Dan reports that Heidi had Damian make himself a peanut butter and jelly sandwich. He then ate it. The first one he's eaten in at least nine months. We have to get some of that extremely spreadable peanut butter, and soon! Follow up on her lead.

We've finally introduced the nightly tooth brushing ritual these past few weeks (before that it was unfortunately extremely sporadic -- so hard to get him to tolerate it). I brush Damian's teeth, he doesn't brush his own. He prefers the electric toothbrush. He enjoys the interaction, I think, the intensity of our attention. He laughs and gags simultaneously. I've been gradually introducing toothpaste, which makes him gag a bit more, but he's not protesting, so I'm not going to stop.

Wednesday 24 April

This happened Saturday: Damian closed himself in the bathroom. He turned the lock and then freaked because he couldn't open it. Shades of a year ago, when he locked himself in his bedroom and it was an hour before the locksmith could get the door open. But this time it was just a matter of a turned lock. Dan talked to Damian through the door, got him to calm down and then turn the lock to open it. And he did, within a few minutes. Which is a pretty good feat for any four year old to-be, I think: gaining enough control over his emotion in a stressful situation to take action.

Damian's been very fidgety at My Gym lately. Seems like he's getting less out of being there.

He's been looking at himself in the mirror a lot. It's especially distracting at Heidi's and at My Gym where there are a lot of mirrors. He's making faces at himself and sort of tuning out what's going on around him, not paying attention to what he himself is supposed to be doing. It's become a stim, and a difficult one to deal with.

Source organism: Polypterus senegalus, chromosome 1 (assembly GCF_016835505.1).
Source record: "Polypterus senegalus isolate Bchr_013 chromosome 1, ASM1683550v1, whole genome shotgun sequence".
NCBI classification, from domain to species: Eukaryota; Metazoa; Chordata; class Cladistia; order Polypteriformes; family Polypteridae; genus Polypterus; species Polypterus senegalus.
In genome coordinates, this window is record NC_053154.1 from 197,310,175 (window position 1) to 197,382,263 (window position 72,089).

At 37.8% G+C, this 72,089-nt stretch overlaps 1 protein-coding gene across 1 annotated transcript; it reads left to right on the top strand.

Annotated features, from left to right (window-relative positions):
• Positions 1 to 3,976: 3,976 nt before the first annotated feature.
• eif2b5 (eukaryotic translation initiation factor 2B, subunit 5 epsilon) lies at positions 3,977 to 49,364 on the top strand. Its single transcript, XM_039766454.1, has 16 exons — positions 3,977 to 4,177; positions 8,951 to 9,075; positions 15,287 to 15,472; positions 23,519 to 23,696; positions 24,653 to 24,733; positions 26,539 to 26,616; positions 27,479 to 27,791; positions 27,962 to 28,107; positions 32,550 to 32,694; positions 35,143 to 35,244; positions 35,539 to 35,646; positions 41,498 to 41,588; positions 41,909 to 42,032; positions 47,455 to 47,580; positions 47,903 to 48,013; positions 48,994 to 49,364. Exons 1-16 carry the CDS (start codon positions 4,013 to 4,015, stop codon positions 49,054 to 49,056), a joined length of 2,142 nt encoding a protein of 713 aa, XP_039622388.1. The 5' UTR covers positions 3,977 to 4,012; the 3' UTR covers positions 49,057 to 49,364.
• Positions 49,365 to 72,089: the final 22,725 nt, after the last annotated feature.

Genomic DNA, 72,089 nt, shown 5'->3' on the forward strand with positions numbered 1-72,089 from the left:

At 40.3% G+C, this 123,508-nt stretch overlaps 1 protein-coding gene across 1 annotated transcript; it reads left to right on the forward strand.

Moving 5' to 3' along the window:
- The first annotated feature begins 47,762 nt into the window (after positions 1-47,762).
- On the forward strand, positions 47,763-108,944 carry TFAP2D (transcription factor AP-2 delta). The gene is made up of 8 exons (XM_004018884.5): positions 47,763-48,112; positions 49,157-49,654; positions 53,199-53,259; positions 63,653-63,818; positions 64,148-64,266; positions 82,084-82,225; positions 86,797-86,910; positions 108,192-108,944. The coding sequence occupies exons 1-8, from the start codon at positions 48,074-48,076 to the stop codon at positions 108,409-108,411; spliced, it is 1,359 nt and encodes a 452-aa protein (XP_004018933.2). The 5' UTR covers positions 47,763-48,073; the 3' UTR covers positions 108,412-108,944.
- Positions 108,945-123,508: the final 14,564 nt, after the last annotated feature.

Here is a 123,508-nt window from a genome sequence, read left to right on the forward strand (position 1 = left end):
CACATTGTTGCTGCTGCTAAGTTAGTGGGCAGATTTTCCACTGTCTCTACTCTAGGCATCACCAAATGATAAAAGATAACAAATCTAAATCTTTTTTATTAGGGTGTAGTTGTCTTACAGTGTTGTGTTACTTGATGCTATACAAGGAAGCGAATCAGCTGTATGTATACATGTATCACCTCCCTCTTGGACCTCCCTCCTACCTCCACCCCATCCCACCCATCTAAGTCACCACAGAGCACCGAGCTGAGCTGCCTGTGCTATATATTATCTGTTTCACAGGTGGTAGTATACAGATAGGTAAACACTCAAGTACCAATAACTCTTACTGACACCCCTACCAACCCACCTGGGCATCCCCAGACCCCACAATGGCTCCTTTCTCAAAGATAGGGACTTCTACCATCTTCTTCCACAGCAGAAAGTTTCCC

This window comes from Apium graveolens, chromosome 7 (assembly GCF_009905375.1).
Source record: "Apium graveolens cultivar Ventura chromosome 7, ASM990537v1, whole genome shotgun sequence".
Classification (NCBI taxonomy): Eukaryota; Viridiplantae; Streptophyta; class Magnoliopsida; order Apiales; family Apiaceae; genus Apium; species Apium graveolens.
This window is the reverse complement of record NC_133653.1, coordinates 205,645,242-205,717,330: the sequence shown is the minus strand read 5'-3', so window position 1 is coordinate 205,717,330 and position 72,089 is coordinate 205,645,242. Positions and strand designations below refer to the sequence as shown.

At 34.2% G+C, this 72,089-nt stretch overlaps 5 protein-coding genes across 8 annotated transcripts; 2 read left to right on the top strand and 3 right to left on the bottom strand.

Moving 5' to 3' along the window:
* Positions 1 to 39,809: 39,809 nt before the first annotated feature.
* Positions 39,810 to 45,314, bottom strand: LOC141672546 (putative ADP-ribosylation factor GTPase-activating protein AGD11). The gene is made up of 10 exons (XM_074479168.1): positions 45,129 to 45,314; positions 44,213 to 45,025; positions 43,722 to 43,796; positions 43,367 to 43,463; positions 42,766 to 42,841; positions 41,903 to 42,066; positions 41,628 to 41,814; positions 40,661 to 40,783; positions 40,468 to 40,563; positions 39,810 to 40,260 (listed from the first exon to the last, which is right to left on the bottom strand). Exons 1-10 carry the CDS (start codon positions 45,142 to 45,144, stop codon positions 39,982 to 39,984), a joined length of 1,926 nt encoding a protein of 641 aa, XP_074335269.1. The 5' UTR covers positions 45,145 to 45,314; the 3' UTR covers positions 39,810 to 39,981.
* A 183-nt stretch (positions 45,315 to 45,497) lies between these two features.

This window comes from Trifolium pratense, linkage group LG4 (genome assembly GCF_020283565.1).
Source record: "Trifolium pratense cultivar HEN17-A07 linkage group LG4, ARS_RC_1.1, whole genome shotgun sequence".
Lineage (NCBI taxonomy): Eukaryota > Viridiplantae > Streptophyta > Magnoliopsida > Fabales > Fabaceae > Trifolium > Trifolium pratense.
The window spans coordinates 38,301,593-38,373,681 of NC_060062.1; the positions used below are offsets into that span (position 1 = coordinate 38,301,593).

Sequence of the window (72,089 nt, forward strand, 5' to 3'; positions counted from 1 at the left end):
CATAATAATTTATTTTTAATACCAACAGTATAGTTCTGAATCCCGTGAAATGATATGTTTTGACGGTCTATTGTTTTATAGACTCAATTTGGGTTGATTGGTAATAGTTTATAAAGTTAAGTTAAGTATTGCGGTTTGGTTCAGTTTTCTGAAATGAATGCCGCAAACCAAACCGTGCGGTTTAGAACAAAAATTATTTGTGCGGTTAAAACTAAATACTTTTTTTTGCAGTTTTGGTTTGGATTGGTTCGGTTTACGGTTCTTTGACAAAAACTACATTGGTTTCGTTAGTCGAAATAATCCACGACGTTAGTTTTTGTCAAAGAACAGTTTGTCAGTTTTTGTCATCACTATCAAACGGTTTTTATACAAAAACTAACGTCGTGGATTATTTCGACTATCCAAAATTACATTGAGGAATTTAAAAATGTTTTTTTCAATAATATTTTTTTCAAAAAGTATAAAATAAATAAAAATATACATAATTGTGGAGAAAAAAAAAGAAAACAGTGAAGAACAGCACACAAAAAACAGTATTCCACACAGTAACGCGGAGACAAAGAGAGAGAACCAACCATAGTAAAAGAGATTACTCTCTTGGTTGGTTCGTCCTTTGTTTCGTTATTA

In the car tonight: I cracked a joke. Dan laughed. Damian said "Do it again!" We asked him what he wanted us to do again. It took a lot to get it out of him, but he finally said, "Laugh again!" We told him we'd laugh if he said something funny. So he said a made-up nonsense word and told us it was a funny word.

Thursday 25 April

Damian is engaging in so much imaginative, creative play these days, it's hard to pick out what to describe. I feel the way I did last summer when his language became close to normal: I could no longer describe the highlights, there were too many. So what do I talk about? Depends on the day, I guess.

Tonight he had Dan help him build a duplo fire truck. He's started taking apart these Bob the Builder duplo construction vehicles and reforming them as all sorts of interesting trucks and such. I find this extremely encouraging. It means he's not stuck on seeing them a certain way; he's more flexible than that. This wasn't always true.

Anyway, Damian built up a tall tower on a wide vehicle base, then asked Dan to build up a staircase going to the top. Damian put a little cab enclosure at the top and called it a fire truck. He put a toy mouse inside. The fire mouse and Damian came to dinner together. The fire mouse put out a fire in the macaroni and cheese, and even scooped some mac & cheese onto a fork for Damian. This is unusual still, I'm afraid. Damian still wants us to spear or scoop food onto utensils for him. But the fire mouse somehow empowered him.